Monday, 8 April 2013

Middleham Castle


Nestling in the quite countryside of the magnificent Yorkshire Dales is Middleham Castle, the childhood home of King Richard III. Middleham is a perfect example of a castle designed for luxurious living rather than defence. Although it still retained features found in the defensive castles of old: high, impenetrable walls, crenulations and, of course, a drawbridge across a wide moat, it really was a palatial home, with all the stare-of-the-art amenities required in a fifteenth-century des-res.

In Richard’s time, the main entrance was the East Gatehouse, accessed via a drawbridge. Today visitors enter the castle through the gatehouse on the north side. This still contains
the remains of stone benches and a portcullis, while faces watch from the shadows above.

The castle complex was massive; the twelfth-century keep alone measured 32 by 24 metres; a second floor was added to it at some point during the fifteenth century. The living area on the first floor was reached by a well-guarded, exposed wooden staircase with a porter’s lodge situated half-way up. The staircase opened onto a small ante room, which led into an impressive Great Hall in the eastern side of the keep.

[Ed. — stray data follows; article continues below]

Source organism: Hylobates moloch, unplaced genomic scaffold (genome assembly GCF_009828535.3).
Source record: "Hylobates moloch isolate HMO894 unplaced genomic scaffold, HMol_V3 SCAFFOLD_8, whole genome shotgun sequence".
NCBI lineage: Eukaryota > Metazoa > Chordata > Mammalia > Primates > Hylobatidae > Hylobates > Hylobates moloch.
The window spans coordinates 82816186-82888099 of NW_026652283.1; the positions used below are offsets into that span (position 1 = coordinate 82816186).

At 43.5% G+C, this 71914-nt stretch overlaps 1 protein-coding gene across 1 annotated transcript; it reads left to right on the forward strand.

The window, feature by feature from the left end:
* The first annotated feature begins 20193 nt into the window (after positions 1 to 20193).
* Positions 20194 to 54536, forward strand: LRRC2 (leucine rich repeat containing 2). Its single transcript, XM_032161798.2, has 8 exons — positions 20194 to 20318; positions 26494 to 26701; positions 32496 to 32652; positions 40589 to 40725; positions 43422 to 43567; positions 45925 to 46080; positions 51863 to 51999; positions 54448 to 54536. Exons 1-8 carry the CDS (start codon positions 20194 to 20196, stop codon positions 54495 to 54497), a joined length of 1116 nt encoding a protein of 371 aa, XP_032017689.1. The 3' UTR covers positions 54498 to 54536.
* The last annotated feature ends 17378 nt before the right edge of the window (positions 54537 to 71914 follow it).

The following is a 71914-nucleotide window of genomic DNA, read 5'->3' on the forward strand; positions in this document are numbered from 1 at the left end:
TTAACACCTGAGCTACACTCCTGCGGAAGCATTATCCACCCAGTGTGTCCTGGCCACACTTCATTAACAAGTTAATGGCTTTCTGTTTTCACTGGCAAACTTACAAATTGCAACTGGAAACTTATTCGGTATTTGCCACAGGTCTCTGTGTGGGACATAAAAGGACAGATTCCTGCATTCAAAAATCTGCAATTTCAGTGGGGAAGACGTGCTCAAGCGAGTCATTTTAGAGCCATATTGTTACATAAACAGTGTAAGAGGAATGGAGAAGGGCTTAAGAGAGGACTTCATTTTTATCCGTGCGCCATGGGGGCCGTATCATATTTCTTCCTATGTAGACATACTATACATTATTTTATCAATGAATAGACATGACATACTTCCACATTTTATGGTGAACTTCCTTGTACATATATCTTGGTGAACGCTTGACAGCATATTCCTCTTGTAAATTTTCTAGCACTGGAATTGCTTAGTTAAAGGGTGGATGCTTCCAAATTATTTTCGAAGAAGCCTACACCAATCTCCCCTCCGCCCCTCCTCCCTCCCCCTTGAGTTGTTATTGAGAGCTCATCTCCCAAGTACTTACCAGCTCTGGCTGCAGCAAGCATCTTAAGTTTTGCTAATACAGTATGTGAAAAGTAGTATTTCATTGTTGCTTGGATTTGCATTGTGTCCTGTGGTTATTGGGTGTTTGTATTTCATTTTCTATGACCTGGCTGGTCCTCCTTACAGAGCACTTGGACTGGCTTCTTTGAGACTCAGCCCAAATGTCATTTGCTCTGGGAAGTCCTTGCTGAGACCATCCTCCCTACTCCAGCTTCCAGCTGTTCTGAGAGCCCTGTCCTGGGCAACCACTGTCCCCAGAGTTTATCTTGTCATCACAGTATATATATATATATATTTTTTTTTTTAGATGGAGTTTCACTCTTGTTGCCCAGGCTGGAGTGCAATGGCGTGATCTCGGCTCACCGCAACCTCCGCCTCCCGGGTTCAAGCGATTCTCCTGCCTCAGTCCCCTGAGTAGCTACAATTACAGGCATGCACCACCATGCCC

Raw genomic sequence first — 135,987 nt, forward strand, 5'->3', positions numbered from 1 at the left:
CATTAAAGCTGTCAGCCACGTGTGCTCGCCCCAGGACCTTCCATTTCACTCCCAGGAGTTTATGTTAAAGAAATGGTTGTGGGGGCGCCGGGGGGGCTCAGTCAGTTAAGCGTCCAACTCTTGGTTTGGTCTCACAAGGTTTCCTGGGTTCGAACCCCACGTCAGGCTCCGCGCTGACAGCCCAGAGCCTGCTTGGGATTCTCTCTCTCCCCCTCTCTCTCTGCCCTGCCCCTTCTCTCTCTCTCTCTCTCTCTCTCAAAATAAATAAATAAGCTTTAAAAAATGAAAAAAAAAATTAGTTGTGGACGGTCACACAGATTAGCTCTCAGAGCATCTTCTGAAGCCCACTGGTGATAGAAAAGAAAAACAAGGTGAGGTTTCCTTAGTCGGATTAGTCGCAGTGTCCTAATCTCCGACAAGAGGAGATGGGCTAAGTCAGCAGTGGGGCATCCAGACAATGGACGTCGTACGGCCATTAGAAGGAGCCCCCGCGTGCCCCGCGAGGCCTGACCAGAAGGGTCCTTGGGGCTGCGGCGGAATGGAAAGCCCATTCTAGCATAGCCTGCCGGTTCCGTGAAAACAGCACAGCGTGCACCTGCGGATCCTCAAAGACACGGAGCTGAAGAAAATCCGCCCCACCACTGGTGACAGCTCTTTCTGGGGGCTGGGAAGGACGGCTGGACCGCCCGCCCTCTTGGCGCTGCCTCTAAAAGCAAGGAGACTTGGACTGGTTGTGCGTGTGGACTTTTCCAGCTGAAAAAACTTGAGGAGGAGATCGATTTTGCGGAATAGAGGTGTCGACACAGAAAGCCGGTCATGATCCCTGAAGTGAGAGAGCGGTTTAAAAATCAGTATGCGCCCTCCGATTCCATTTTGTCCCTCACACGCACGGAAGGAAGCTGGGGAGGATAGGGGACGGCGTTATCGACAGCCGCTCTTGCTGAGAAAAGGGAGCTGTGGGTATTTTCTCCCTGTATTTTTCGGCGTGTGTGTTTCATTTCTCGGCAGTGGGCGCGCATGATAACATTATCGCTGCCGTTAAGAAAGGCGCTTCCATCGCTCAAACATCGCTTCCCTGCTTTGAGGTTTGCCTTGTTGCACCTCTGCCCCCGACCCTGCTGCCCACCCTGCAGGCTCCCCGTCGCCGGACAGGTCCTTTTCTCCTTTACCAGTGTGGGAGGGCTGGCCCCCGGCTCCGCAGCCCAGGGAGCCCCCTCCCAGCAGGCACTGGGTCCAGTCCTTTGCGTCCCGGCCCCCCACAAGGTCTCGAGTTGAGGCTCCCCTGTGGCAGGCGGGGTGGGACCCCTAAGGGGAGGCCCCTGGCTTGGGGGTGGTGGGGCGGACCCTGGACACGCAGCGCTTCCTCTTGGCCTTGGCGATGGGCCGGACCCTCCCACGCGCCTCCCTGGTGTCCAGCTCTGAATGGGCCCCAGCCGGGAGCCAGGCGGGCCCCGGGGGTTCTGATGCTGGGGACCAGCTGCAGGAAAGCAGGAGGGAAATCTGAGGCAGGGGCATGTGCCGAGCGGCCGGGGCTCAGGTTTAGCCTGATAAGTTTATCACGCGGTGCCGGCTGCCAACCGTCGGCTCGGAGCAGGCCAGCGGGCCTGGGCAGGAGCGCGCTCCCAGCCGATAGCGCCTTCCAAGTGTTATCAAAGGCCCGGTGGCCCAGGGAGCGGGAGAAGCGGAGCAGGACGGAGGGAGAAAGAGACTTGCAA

The Great Hall was the business centre of the castle. The Lord of Middleham would sit on a raised area at the end of the Hall as he receive his guests, heard petitions and conducted his business. One of the most noticeable features of the Hall is the large windows. These allowed the soft light to flood in, which reflected off the plastered and whitewashed walls, lending a sunny and airy feel to the room. The starkness of the d├ęcor was diffused by tapestries and colourful painted features, while its fireplace and open hearth ensured that it was warm and welcoming. There are two doorways at the northern end of the Great Hall, one leading to a small private chapel, the other to the Great Chamber. Servants bearing food and drink from the kitchen used a spiral staircase that was built into a tower at the south-east corner of the keep.

On the upper level of the west side of the keep was the Great Chamber. With its large fireplace, latrine, cupboards and wash-room complete with drain, this room was both comfortable and functional. Separated from it by a partition in the southern wall was another, smaller inner chamber, the Privy Chamber. This also had its own latrine, cupboards and large fireplace, and it was here that the lord of Middleham spent his private moments.